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Trade Unions

Only around a sixth of employees in Germany are union members, although the decline in union density has slowed in recent years. The vast majority of union members are in the main union confederation, the DGB, but within it individual unions, like IG Metall and Ver.di, have considerable autonomy and influence.    

Figures from the unions indicate that there are some 7.7 million trade union members in Germany. There are no official estimates of union density, but with almost 40 million employees in Germany in 2017, this implies a density figure of 19.3%.[1] However, the union figures include a substantial number of retired trade union members, estimated at 21.6% of total membership in the largest confederation, the DGB, in 2009.[2] Applying this proportion to total union membership produces a density figure based on employed union members of 15.1%. However, this may be an underestimate, and the OECD figure for union density is 17.0% in 2016.[3]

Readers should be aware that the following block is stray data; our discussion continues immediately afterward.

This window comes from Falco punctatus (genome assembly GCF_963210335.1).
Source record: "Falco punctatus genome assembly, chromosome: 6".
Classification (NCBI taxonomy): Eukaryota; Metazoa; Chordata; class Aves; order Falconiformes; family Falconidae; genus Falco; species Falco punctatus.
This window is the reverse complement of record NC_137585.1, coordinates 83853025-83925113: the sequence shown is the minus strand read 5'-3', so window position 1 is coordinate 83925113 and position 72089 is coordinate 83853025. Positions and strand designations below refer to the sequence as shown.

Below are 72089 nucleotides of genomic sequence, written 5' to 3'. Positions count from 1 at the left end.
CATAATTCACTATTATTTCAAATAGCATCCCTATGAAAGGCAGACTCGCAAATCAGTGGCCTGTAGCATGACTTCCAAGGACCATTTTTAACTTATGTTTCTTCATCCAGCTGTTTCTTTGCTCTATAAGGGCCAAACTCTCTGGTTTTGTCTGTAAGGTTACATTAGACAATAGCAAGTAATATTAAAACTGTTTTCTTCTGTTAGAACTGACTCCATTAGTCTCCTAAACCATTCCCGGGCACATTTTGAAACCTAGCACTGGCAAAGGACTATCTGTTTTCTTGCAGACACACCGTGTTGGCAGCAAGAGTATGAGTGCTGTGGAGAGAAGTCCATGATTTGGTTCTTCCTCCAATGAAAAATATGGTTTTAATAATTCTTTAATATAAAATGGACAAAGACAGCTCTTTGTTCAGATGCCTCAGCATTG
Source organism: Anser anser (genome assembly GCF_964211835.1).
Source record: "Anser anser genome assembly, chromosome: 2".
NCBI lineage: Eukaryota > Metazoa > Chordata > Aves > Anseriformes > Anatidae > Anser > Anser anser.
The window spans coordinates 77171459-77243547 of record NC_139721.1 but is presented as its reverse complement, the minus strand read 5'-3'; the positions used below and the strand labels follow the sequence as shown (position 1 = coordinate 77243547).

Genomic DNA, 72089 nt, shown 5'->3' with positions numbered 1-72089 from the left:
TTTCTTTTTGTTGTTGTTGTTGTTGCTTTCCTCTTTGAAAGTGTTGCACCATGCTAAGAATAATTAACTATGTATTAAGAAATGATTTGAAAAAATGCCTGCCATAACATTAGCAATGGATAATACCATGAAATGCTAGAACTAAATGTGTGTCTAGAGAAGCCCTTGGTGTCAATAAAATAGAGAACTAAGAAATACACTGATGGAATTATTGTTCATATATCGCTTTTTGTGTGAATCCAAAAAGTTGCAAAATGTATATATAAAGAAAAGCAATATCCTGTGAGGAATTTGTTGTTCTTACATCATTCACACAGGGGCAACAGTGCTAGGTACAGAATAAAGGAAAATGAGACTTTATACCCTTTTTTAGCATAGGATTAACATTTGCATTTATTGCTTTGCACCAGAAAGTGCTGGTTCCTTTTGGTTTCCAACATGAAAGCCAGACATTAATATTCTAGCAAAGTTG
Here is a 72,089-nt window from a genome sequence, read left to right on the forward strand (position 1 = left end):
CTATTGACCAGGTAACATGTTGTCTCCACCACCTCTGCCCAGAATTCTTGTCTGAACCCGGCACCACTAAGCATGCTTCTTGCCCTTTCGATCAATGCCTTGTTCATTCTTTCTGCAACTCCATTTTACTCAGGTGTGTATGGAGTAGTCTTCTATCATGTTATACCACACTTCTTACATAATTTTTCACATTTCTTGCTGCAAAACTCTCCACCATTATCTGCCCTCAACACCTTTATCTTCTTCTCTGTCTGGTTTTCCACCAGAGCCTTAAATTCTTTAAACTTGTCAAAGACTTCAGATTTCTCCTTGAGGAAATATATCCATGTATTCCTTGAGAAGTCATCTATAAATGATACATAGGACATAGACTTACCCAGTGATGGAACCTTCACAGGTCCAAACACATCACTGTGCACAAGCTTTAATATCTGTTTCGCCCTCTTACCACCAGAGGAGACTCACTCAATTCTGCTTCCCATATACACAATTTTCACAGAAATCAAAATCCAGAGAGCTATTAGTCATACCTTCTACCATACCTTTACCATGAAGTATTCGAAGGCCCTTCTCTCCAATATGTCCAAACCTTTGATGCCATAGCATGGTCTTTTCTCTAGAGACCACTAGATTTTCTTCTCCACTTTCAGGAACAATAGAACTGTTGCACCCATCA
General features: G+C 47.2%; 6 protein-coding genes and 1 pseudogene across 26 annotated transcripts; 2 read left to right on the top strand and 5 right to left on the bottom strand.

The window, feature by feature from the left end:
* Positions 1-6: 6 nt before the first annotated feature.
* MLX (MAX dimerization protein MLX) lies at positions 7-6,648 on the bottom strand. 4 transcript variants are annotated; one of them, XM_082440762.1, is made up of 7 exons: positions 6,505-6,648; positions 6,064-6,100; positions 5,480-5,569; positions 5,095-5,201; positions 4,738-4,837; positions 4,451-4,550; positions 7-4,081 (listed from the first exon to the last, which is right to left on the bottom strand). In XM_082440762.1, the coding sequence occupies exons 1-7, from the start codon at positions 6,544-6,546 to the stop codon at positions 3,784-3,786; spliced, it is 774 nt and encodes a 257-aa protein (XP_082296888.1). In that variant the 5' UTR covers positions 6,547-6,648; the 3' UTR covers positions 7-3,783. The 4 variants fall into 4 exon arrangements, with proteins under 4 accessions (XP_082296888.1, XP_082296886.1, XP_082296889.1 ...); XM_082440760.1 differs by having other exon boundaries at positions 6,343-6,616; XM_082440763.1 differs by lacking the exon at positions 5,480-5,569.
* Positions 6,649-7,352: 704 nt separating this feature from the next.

The main trade union confederation in Germany is the DGB, which aims to recruit all types of worker. It is by far the largest confederation and the eight unions affiliated to it have 5,974,950 members (2018).[4]


DGB unions face significant competition from non-DGB unions in the public sector and former public sectors, where another confederation, the dbb, has 1,317,729 members (2018).[5] There is also a smaller Christian confederation, the CGB, which states it has 280,000 members.[6]


As well as the union confederations, there are autonomous unions for specific occupations, of which the most important are those for hospital doctors (Marburger Bund), flight attendants (UFO), airline pilots (Cockpit), and air traffic controllers (GdF). Some have significant membership. The Marburger Bund states that it has “more than 120,000 members”,[7] UFO is estimated to have around 15,000,[8]  Cockpit 9,600[9]  and the GdF 4,500. (The locomotive drivers’ union GDL, which is often included with these unions, is in fact an affiliate of the dbb.)